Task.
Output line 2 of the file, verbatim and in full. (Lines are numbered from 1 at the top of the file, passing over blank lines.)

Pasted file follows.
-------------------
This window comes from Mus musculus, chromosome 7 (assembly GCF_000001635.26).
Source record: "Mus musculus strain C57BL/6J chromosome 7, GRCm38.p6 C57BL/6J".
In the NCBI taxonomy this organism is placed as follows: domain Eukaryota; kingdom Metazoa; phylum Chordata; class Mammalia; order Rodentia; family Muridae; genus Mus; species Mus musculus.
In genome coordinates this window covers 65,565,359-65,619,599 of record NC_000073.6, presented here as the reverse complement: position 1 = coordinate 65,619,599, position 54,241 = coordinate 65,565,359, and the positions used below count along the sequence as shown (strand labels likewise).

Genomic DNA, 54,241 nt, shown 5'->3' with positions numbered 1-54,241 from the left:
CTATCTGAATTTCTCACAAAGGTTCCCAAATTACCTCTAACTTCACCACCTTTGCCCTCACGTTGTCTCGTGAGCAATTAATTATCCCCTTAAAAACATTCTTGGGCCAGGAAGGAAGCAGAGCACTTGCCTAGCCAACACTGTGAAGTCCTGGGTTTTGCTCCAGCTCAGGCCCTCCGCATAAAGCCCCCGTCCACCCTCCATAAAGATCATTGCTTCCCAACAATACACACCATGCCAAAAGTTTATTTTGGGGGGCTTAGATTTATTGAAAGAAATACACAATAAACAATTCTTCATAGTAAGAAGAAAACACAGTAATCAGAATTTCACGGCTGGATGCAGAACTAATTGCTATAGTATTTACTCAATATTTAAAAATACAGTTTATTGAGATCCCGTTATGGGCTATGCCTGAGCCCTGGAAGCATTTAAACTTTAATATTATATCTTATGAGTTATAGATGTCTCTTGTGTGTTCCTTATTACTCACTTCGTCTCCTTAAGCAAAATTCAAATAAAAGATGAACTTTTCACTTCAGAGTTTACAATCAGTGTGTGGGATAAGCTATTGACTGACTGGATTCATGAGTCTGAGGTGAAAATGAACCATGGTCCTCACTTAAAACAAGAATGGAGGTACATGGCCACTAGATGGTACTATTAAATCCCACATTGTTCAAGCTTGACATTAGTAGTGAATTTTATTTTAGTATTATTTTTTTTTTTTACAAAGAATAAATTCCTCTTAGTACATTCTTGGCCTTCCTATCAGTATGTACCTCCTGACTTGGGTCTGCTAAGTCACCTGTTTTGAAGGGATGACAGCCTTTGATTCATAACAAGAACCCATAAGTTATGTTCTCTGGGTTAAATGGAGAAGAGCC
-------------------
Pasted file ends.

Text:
Source record: "Mus musculus strain C57BL/6J chromosome 7, GRCm38.p6 C57BL/6J".